Objects D’Dart Exhibition

This article features the Objects D’Dart Exhibition held at the Fashion Institute of Technology, New York City organized by Chuck Schwarz on June 7-17, 1984.

The “Objects D’Dart” exhibition or, more fondly, the “Art Dart” show, could be seen as a sharp counterpoint to the “Jewelry: U.S.A.” exhibition at the American Craft Museum. But who wants to get stuck with that serious approach when the “Art Dart” show was so obviously a playful display of the creative spirit. The aim of this review is to throw out an observation or two but certainly to hurl no barbed criticisms.

The “Art Dart” show was first exhibited at the university museum at Southern Illinois University at Carbondale, where it was billed as a “show of darts, personal interpretations and creative deviations.” Subsequently, it was shown at FIT concurrent with the Society of North American Goldsmith’s conference.

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Objects D'Dart Exhibition
Richard Prillamen, untitled dart, wood, brass, silver, steel, dart 7½”

Viewing the “Art Dart” show was something like being a kid in a candy store. And by the way it was presented at FIT—all jumbled together in a couple of cases—that impression was heightened.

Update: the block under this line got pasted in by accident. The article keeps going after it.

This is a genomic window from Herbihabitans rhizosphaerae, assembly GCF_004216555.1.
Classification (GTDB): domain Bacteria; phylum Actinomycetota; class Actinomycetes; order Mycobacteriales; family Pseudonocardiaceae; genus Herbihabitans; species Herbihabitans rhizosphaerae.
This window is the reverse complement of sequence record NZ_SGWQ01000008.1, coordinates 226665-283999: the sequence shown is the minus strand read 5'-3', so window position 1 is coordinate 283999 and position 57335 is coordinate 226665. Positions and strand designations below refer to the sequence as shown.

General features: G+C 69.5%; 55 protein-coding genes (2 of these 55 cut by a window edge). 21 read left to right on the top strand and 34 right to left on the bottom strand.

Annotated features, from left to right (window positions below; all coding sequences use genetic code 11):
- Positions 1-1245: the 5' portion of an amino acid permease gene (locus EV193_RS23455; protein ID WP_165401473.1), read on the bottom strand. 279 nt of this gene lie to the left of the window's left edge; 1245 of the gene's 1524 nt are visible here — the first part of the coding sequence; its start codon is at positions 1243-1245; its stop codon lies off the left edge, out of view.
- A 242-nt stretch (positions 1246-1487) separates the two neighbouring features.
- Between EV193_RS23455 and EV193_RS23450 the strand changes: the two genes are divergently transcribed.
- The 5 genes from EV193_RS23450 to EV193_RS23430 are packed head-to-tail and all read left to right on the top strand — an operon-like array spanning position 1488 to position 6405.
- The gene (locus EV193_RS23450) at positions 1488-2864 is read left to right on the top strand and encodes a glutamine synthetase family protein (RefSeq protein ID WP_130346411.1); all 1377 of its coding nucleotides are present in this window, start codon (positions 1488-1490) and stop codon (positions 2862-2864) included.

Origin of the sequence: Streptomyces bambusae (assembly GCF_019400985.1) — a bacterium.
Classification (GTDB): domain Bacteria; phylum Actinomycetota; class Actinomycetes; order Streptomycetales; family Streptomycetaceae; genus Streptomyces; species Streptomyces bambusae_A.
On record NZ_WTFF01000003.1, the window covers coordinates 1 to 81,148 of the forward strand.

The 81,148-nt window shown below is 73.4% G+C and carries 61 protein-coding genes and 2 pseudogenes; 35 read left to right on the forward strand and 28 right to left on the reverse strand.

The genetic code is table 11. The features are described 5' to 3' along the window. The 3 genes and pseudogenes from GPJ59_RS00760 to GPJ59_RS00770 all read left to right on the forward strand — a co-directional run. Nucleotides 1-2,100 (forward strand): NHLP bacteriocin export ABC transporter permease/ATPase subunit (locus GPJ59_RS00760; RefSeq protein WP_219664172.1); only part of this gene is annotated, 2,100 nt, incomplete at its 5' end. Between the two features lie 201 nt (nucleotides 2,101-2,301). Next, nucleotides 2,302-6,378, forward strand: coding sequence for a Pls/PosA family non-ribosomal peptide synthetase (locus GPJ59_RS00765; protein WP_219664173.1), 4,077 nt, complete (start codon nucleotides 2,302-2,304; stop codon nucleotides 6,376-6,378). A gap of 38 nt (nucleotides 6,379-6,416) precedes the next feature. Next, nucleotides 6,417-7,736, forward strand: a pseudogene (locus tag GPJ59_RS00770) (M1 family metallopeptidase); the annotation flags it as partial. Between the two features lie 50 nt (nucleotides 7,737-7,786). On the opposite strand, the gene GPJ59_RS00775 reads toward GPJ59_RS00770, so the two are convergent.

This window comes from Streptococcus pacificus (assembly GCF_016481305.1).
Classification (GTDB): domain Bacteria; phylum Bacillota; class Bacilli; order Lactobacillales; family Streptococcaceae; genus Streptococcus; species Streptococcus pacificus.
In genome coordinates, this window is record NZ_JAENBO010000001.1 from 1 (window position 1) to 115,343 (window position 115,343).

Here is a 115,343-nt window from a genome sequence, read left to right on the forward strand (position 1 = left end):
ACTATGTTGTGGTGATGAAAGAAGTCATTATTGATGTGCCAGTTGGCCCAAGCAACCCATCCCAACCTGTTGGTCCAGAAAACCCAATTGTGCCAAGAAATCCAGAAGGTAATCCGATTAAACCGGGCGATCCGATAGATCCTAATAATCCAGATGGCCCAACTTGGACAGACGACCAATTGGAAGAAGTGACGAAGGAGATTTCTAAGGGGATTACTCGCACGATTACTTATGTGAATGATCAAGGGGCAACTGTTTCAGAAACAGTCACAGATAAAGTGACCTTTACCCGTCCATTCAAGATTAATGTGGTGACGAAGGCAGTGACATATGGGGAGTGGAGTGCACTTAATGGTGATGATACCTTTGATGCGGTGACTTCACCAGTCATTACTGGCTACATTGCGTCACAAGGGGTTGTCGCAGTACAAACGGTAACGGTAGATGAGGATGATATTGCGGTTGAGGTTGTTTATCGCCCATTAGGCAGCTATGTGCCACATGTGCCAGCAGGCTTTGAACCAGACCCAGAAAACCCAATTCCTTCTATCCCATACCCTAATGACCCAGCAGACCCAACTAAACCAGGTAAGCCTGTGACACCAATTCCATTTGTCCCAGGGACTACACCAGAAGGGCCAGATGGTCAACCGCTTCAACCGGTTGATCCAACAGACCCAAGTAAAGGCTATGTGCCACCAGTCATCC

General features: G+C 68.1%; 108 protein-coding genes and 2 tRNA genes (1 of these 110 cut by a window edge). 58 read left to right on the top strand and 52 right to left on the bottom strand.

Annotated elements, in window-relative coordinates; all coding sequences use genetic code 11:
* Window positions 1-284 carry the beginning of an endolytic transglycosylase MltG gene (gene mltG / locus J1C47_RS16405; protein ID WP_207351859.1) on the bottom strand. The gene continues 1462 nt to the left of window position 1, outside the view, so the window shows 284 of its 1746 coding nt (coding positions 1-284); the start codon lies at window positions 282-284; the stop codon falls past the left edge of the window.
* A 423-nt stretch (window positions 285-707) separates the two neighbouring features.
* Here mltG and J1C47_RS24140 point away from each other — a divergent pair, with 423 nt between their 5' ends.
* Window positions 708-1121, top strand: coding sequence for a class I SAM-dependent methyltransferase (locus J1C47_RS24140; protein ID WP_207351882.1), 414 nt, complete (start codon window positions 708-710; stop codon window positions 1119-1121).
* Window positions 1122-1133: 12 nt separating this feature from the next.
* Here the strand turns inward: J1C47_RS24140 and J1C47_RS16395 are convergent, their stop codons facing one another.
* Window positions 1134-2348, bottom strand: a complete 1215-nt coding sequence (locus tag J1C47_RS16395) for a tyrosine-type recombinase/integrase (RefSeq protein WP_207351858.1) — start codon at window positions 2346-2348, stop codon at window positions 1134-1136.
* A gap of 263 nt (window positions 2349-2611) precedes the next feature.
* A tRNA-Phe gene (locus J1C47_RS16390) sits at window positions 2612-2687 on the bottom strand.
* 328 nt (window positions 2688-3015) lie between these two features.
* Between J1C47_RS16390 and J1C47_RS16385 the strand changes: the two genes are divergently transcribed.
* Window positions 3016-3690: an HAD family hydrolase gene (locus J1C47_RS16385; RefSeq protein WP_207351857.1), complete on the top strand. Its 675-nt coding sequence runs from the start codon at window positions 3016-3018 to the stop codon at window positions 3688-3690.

The best score in the popular vote went to Richard Prillamen’s untitled dart on a chassis with driver/rider. It won the dart trophy which was made and spiked by Richard Mawdsley. Even with this clue it was difficult to settle on a favorite.

The darts ranged in concept and size from Bill Boysen’s 18″ long blown-glass dart to Lee Wurtzburger’s minimal darts made of toothpicks, thread, needles and acetate. There was Bill Rodland’s blunt Opponent’s Dart and an untitled dart from Tayeko Yamada that was festooned with ribbons and little bells. Sali Katz rose to the occasion with Dart Vader which used the appropriate plastic head on the tail of the dart.

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There were other darts that piqued one’s interest, some because of their visual quality, others through a play on words, or both. Whatever the reason, the show was viewed with a smile and that’s what it was all about.

By Ken Coleman
In association with SNAG's
Metalsmith magazine, founded in 1980, is an award winning publication and the only magazine in America devoted to the metal arts.
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